“Try not to use any vocabulary or language that you wouldn’t use on a daily basis, because you’ll find that everyone here is definitely themselves,” said Rachel.
Stay away from those three-syllable words if you don’t use them regularly. You do not want to be the person who misuses “anthropomorphic” and then feels the hot sting of shame later when you’re lying in bed thinking about embarrassing moments in your life (not speaking from personal experience).
Most startups thrive off a casual atmosphere, so don’t come to your interview dressed like you’re ready for box seats at the opera. If you’re unsure, ask the company’s point of contact about the dress code.
“Dress casual for SpareFoot interviews, or else you’ll be the only person in a suit, I guarantee you,” said Rachel.
Insider tip: getting to an interview early is always appreciated, but coming too early can sometimes make it uncomfortable for everyone involved, especially at busy startups where people are juggling multiple things at once.
“If you get here too early, you’ll be sitting in the lobby and awkwardly in the middle of everything,” said Rachel. “And everyone who walks by you will ask, ‘Have you been helped?’”
However, if someone challenges you to a Foosball game before your interview here, it’s neither a trick nor a hazing ritual; they just genuinely want to play Foosball with you.
“Have you ever seen someone play Foosball by themselves? It’s the most heart-wrenching thing you’ll ever see.”
Your date doesn’t want to hear about your “crazy” ex-girlfriend or boyfriend, and your interviewer certainly doesn’t want to hear about your “crazy” ex-boss. Don’t complain or trash-talk your previous employer–it’s in bad taste and introduces unnecessary drama to an interview. Use good judgment, and stay away from disparaging your ex-coworkers. Additionally, your references will get checked, so being on good terms with your previous managers or bosses is essential–it shows good character.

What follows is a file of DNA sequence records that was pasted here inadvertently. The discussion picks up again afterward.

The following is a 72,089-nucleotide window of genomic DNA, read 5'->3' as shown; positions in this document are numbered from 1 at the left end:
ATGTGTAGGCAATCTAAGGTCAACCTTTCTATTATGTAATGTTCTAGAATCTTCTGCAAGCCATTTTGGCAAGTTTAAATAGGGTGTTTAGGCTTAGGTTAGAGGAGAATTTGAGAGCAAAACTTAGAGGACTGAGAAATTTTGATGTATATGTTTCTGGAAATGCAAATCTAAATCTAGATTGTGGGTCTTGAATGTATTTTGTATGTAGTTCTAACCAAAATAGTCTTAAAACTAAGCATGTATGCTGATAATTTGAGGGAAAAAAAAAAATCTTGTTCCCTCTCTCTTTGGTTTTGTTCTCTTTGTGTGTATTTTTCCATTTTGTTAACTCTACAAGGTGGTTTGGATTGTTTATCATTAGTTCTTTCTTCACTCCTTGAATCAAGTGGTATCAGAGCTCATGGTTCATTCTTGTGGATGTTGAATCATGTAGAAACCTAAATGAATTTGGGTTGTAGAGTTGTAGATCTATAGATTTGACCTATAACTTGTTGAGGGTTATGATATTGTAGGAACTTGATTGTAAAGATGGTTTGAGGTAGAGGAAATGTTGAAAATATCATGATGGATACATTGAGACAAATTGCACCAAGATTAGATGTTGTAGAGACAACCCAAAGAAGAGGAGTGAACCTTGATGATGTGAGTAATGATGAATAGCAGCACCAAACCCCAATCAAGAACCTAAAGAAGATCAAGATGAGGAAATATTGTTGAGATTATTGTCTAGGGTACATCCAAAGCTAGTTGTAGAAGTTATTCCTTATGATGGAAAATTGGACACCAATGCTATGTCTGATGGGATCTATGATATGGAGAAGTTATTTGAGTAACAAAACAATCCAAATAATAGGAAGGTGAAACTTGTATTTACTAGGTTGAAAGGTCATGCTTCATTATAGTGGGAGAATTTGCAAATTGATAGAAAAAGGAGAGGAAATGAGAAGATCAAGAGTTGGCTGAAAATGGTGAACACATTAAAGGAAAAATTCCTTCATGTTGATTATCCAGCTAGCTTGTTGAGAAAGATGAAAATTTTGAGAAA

“Where there’s smoke, there’s a fire,” said Rachel. “Even if your last job sucked, there’s a way to phrase that experience in a more constructive way. You can say that it wasn’t a culture fit or something that doesn’t focus on the negatives. That gives you a chance to explain exactly what you’re looking for.”
This advice also ties into how you can answer the dreaded, “Where do you want to be in five years from now?” question. Use what you didn’t have or get from your last job to supplement what you want from this new job.
“It’s a cliche question, but in all seriousness, we do want to know where you see yourself going. There’s a difference between being flexible and open, and saying “‘I have no idea what I want to do, I’m just going to try a few things out.’”
Stay away from dishing out too-personal narratives or sob stories as well–an interview is not the place to talk about family issues or other things that don’t tie in directly with what you’re here for: the job. You’ll come across as pandering to the interviewer, and in some cases, make them very uncomfortable.
After the Interview
You’ve made it! What happens now? It’s always good form to reach out and thank the company or interviewer for seeing you, whether it be through a quick email, tweet or other nudges on social media. In most cases, your recruiter or hiring manager will follow-up with additional details.
Don’t forget, SpareFoot is hiring! Also keep an eye out for our official Recruitment Video, coming soon to a Youtube screen near you.